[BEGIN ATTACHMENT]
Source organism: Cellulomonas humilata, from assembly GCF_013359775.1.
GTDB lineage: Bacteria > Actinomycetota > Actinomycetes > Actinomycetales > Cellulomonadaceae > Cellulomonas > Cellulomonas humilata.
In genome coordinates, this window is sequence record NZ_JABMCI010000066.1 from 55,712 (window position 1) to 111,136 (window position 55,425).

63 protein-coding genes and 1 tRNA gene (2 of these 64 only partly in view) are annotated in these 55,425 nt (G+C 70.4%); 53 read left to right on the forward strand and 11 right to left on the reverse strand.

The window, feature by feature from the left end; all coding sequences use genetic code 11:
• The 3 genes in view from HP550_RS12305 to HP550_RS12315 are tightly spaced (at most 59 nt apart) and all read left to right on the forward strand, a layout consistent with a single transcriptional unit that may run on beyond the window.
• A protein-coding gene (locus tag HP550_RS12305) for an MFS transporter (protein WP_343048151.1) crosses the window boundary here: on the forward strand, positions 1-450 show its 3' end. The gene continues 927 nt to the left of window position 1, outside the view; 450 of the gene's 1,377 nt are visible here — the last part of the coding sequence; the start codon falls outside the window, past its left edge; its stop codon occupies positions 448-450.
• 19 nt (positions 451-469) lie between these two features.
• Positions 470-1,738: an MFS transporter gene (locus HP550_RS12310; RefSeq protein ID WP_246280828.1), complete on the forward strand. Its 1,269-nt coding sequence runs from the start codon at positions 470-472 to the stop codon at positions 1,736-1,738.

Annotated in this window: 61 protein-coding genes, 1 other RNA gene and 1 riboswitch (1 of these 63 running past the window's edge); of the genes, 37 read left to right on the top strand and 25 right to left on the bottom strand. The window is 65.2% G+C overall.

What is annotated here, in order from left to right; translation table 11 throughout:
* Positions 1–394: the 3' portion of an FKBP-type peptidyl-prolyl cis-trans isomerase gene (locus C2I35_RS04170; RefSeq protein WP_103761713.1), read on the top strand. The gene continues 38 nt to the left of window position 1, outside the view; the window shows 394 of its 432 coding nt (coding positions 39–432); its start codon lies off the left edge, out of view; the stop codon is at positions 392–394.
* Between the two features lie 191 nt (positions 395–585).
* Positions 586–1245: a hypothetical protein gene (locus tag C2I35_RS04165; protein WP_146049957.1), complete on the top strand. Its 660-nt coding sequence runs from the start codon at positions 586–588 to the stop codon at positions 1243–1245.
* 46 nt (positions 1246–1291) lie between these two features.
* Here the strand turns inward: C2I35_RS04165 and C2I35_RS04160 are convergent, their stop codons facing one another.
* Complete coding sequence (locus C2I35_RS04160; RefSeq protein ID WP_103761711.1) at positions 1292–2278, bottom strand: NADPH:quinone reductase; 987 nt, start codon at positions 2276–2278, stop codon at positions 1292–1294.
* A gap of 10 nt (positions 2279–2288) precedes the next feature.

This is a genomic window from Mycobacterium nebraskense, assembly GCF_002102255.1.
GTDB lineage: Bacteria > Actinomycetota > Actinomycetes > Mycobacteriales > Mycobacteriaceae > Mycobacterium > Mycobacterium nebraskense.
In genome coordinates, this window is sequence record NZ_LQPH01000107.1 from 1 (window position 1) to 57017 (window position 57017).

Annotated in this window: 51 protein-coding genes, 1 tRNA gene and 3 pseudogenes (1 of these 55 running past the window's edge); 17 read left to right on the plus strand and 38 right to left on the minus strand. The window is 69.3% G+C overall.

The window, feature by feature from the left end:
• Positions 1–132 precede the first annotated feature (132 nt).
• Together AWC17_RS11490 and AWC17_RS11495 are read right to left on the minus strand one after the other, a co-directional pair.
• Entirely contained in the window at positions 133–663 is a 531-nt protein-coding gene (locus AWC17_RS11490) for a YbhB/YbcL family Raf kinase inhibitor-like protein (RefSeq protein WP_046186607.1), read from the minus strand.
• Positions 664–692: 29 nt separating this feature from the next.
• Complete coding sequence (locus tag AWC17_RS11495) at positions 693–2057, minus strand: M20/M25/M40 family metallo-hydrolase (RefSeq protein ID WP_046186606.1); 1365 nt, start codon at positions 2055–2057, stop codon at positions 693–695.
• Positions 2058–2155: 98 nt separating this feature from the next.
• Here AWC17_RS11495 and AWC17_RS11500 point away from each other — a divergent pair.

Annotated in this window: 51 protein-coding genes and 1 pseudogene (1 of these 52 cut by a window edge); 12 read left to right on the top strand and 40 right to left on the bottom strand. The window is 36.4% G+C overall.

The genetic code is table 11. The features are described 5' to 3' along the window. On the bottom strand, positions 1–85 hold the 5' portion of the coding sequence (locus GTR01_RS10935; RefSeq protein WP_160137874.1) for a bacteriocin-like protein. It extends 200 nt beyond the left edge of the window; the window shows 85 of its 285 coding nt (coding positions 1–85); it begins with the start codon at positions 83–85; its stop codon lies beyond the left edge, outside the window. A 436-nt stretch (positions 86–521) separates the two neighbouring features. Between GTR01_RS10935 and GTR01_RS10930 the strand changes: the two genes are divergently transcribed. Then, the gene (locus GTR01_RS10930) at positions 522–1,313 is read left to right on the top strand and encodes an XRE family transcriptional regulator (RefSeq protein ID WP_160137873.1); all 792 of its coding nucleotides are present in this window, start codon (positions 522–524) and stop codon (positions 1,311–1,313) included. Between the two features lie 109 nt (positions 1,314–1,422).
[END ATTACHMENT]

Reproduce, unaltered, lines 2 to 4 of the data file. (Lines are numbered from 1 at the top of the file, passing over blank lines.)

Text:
GTDB lineage: Bacteria > Actinomycetota > Actinomycetes > Actinomycetales > Cellulomonadaceae > Cellulomonas > Cellulomonas humilata.
In genome coordinates, this window is sequence record NZ_JABMCI010000066.1 from 55,712 (window position 1) to 111,136 (window position 55,425).

63 protein-coding genes and 1 tRNA gene (2 of these 64 only partly in view) are annotated in these 55,425 nt (G+C 70.4%); 53 read left to right on the forward strand and 11 right to left on the reverse strand.